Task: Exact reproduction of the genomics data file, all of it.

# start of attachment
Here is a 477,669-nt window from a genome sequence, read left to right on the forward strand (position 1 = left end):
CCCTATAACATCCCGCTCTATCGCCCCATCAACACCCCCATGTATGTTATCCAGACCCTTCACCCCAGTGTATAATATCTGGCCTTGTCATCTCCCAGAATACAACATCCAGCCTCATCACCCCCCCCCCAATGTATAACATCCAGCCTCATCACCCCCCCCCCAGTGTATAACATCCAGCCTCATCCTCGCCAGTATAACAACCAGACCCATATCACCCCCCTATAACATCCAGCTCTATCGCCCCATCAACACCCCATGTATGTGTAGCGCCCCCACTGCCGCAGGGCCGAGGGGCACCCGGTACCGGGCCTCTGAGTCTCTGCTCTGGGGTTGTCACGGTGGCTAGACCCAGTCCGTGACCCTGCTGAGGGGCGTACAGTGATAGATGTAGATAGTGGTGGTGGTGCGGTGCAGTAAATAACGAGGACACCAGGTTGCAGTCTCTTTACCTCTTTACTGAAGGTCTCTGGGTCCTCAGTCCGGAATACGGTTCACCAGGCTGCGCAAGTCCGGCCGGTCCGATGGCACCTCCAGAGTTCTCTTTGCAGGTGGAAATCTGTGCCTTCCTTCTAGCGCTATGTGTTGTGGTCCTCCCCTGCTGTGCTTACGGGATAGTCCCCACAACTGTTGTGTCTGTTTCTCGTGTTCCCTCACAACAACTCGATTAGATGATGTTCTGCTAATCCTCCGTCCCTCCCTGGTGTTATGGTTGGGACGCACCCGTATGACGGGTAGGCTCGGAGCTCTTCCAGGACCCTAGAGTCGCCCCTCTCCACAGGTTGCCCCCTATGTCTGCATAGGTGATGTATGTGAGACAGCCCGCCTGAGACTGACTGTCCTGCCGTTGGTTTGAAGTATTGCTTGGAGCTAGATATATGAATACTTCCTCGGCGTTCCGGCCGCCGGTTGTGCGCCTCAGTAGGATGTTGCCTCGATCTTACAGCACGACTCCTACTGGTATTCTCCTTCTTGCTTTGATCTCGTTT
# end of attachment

Here is a 477,669-nt window from a genome sequence, read left to right on the forward strand (position 1 = left end):
CCCTATAACATCCCGCTCTATCGCCCCATCAACACCCCCATGTATGTTATCCAGACCCTTCACCCCAGTGTATAATATCTGGCCTTGTCATCTCCCAGAATACAACATCCAGCCTCATCACCCCCCCCCCAATGTATAACATCCAGCCTCATCACCCCCCCCCCAGTGTATAACATCCAGCCTCATCCTCGCCAGTATAACAACCAGACCCATATCACCCCCCTATAACATCCAGCTCTATCGCCCCATCAACACCCCATGTATGTGTAGCGCCCCCACTGCCGCAGGGCCGAGGGGCACCCGGTACCGGGCCTCTGAGTCTCTGCTCTGGGGTTGTCACGGTGGCTAGACCCAGTCCGTGACCCTGCTGAGGGGCGTACAGTGATAGATGTAGATAGTGGTGGTGGTGCGGTGCAGTAAATAACGAGGACACCAGGTTGCAGTCTCTTTACCTCTTTACTGAAGGTCTCTGGGTCCTCAGTCCGGAATACGGTTCACCAGGCTGCGCAAGTCCGGCCGGTCCGATGGCACCTCCAGAGTTCTCTTTGCAGGTGGAAATCTGTGCCTTCCTTCTAGCGCTATGTGTTGTGGTCCTCCCCTGCTGTGCTTACGGGATAGTCCCCACAACTGTTGTGTCTGTTTCTCGTGTTCCCTCACAACAACTCGATTAGATGATGTTCTGCTAATCCTCCGTCCCTCCCTGGTGTTATGGTTGGGACGCACCCGTATGACGGGTAGGCTCGGAGCTCTTCCAGGACCCTAGAGTCGCCCCTCTCCACAGGTTGCCCCCTATGTCTGCATAGGTGATGTATGTGAGACAGCCCGCCTGAGACTGACTGTCCTGCCGTTGGTTTGAAGTATTGCTTGGAGCTAGATATATGAATACTTCCTCGGCGTTCCGGCCGCCGGTTGTGCGCCTCAGTAGGATGTTGCCTCGATCTTACAGCACGACTCCTACTGGTATTCTCCTTCTTGCTTTGATCTCGTTT